Exploring DNA quantity and quality from raw materials to botanical extracts
Objectives: The aim of this study was to explore the variability in DNA quality and quantity along a gradient of industrial processing of botanical ingredients from raw materials to extracts.
Methods: A data matrix was assembled for 1242 botanical ingredient samples along a gradient of industrial processing commonly used in the Natural Health Product (NHP) industry. Multivariate statistics was used to explore dependant variables for quality and quantity. The success of attaining a positive DNA test result along a gradient of industrial processing was compared among four biotechnologies: DNA barcoding, NGS, Sanger sequencing and qPCR.
Results: There was considerable variance in DNA quality and quantity among the samples, which could be interpreted along a gradient from raw materials with greater quantities (50–120 ng/μL) of DNA and longer DNA (400-500bp) sequences to extracts, which were characterized by lower quantities (0.1–10.0 ng/μL) and short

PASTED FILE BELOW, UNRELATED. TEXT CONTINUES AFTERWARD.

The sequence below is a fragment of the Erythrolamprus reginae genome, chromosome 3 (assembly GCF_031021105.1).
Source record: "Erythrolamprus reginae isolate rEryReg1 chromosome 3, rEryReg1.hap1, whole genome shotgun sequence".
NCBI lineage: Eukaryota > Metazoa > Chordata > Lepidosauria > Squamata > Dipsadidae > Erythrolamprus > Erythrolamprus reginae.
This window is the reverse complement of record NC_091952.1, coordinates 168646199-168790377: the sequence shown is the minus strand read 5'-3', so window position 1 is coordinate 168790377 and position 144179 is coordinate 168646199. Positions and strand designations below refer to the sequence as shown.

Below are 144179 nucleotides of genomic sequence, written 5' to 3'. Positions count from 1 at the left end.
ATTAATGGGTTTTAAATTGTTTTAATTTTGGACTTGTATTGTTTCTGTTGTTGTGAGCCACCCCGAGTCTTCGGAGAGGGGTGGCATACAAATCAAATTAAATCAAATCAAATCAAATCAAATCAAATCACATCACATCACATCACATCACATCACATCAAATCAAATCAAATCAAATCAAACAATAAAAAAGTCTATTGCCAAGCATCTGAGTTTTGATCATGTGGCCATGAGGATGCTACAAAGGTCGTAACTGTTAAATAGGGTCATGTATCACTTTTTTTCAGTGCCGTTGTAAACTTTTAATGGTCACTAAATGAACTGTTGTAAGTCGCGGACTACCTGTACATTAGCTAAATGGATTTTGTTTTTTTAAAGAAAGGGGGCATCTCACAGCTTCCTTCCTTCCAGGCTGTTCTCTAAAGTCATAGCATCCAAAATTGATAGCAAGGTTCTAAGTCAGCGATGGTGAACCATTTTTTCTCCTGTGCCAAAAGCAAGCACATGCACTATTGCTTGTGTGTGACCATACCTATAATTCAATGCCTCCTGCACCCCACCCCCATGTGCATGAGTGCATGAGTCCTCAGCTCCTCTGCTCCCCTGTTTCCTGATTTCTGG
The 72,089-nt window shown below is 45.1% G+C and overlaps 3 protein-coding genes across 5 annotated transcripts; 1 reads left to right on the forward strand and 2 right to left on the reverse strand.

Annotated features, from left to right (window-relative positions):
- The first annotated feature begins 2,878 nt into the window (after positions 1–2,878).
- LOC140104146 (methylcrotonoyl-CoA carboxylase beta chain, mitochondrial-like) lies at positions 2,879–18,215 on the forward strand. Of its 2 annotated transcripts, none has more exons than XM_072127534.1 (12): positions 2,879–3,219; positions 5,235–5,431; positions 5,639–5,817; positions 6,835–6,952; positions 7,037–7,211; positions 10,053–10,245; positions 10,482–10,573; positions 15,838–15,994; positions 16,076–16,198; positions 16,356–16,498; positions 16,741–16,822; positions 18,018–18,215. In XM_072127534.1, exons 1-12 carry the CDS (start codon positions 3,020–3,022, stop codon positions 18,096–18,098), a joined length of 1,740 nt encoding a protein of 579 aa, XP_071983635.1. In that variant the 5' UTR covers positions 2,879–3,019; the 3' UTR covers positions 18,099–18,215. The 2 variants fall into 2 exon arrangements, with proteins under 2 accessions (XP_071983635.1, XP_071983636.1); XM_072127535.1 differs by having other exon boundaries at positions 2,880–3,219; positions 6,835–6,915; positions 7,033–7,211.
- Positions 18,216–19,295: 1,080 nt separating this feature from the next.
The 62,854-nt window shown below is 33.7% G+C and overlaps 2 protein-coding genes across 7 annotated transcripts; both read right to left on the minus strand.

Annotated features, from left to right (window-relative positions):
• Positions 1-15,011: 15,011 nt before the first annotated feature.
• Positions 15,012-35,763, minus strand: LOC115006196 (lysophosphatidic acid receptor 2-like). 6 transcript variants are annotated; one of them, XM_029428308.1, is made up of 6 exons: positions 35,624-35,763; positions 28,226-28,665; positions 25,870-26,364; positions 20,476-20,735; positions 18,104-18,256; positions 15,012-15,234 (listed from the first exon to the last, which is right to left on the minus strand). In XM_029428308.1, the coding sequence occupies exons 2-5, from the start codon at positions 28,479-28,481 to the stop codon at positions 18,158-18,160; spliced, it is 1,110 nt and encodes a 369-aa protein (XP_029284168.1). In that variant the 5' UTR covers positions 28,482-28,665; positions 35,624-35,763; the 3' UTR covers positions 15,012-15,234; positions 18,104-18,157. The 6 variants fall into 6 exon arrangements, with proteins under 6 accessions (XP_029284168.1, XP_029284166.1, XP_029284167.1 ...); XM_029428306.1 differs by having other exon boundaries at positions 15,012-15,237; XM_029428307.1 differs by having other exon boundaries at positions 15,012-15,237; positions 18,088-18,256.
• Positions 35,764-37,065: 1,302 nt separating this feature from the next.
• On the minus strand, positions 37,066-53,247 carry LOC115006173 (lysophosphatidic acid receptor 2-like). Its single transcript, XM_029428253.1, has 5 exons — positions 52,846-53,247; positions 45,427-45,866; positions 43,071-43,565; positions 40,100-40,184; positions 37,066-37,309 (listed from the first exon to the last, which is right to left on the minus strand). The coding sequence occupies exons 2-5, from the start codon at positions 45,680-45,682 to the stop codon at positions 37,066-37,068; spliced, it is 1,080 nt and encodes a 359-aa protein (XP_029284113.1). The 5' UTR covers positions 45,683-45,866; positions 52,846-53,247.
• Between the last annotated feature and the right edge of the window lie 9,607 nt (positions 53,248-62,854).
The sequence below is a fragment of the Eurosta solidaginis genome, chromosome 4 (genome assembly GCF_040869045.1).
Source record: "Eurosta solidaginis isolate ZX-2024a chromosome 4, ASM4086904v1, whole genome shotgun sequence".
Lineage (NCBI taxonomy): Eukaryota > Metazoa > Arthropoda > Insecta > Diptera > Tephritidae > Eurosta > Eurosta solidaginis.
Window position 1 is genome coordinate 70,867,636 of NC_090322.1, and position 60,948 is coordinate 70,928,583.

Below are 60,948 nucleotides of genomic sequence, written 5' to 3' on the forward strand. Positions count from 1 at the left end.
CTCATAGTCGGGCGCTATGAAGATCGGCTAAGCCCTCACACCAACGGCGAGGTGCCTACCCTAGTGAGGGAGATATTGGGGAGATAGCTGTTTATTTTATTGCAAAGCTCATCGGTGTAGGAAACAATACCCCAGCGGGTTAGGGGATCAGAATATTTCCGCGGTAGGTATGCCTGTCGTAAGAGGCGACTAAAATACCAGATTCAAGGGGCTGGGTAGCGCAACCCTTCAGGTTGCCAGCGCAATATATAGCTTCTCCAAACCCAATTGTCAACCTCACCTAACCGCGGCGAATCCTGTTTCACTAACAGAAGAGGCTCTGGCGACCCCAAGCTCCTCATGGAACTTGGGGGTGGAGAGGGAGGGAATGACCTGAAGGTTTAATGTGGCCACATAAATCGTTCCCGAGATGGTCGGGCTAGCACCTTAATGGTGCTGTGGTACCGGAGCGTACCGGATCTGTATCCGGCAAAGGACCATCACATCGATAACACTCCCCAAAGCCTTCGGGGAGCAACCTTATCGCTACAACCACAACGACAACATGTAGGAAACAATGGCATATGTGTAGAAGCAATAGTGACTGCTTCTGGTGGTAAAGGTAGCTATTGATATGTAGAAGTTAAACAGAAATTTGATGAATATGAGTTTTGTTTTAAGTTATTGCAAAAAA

Conclusions: Targeted molecular diagnostic tests for species identity can be used in the NHP industry for raw and processed samples. Non-targeted tests or the use of NGS for any identity test needs considerable research and development and must be validated before it can be used in commercial operations as these methods are subject to considerable risk of false negative and positive results. Proper use of these tools can be used to ensure ingredient authenticity, and to avert adulteration, and contamination with plants that are a health concern. Lastly these tools can be used to prevent the exploitation of rare herbal species and the harvesting of native biodiversity for commercial purposes.